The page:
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2003 Baseball Season

2003 Baseball Season Highlights
Kevin Millwood pitches the only no-hitter of the season. See more baseball seasons pictures.

The 2003 baseball season was a year of dashed hopes for teams that had been left out of the World Series for decades. While it looked like the Red Sox and the Cubs had a shot, the all-too-familiar Yankees and surprising Marlins were the feature at the 2003 World Series. Below, you will find the highlights from the 2003 baseball season:

  • Wildcard winner Boston defeats Oakland in a nail-biting five game ALDS.
  • New York beats Minnesota easily in a four-game ALDS. The Twins score just three times in the final three games.
  • Florida upsets San Francisco to win their NLDS in four games.
  • The Cubs upend the favored Braves in a five-game NLDS.
  • The Marlins, down three games to one, come back to defeat the Cubs in the NLCS.
  • The Yankees win a thrilling seven-game ALCS over the luckless Red Sox, as Aaron Boone ends it with an 11th-inning homer.
  • The Marlins capture their second World Series title in their 11-year history, defeating the Yankees in six games.
  • The Marlins take the title despite hitting just .232 and being outscored 21-17 by New York.
  • Philadelphia's Kevin Millwood throws the year's only individual no-hitter, on April 27 against San Francisco.
  • Brad Penny wins two games for Florida in the fall classic, and Josh Beckett throws a five-hit shutout in the clincher.
  • Jack McKeon, who takes over the Marlins' helm in May, is at age 72 the oldest manager ever to win a World Series.
  • Barry Bonds of the Giants is named National League MVP for the sixth time -- and the third year in a row.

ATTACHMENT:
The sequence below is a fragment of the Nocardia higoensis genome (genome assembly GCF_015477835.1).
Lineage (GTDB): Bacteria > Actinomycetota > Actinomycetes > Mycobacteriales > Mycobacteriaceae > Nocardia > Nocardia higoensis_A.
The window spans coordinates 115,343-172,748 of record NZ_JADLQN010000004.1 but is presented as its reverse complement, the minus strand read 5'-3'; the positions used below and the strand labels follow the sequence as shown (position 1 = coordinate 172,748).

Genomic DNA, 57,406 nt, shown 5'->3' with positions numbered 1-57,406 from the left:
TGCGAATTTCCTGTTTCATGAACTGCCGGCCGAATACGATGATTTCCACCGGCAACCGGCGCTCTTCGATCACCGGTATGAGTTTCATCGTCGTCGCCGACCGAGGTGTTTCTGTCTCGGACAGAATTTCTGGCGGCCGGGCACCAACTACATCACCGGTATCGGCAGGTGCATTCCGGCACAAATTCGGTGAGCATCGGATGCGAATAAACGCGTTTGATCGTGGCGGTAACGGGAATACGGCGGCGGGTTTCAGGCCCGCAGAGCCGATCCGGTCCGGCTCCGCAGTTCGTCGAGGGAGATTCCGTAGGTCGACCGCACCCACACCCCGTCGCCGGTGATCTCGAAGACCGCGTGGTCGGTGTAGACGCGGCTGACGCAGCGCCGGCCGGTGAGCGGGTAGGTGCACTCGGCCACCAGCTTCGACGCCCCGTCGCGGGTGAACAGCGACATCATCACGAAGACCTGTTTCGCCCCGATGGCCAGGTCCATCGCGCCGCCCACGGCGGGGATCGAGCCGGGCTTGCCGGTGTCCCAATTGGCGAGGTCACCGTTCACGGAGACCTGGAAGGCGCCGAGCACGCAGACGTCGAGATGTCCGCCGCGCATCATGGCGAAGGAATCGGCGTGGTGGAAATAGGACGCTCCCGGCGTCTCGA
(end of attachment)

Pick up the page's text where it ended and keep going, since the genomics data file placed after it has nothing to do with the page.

• Bonds leads the National League in both SA (.749) and OBP (.529) for the third consecutive season. He logs 148 walks (61 intentional) in 130 games.
  • Bonds's father, Bobby Bonds, a former Giants star, dies of cancer on August 23.
  • Cubs righty Kerry Wood leads the National League with 266 strikeouts.
  • Wood's 21 hit batsmen are the most by a major league pitcher since 1969.
  • Atlanta's Russ Ortiz (21-7) is the National League's only 20-game winner.
  • San Francisco's Jason Schmidt leads the National League in ERA (2.34) and win pct. (.773).
  • Alex Rodriguez of the Rangers becomes the first American League player to win the MVP Award while playing for a last-place club.
  • A-Rod tops the American League in homers (47), runs (124), and slugging (.600).
  • Dodgers closer Eric Gagne saves 55 games in 55 chances and takes National League Cy Young honors.
  • Gagne blows the save in the All-Star Game, allowing Ranger Hank Blalock's game-winning homer.
  • Roy Halladay of the Blue Jays wins 15 consecutive decisions en route to a 22-7 record and the American League Cy Young Award.
  • Albert Pujols of St. Louis wins the 2003 National League batting title, edging Colorado's Todd Helton by one point, .359 to .358.
  • Pujols also leads the National League in hits (212), runs (137), doubles (51), and TBs (394). He amasses 43 homers and 124 RBI.
  • Preston Wilson of the Rockies paces the National League with 141 RBI.
  • Houston first baseman Jeff Bagwell cracks his 400th homer on July 20.
  • Jim Thome of the Phillies clubs a National League-high 47 homers but fans a league-high 182 times.
  • Switch-hitting Bill Mueller of the Red Sox cops the 2003 American League bat crown at .326.
  • Mueller clouts grand slams from both sides of the plate at Texas on July 29, becoming the first major league player ever to do so.
  • Boston's Pedro Martinez leads the American League in ERA (2.22).
  • Oakland's Keith Foulke paces American League relievers with 43 saves.
  • Toronto's Vernon Wells leads the American League in hits (215), doubles (49), and total bases (373).

For more 2003 baseball season highlights, see the next page.

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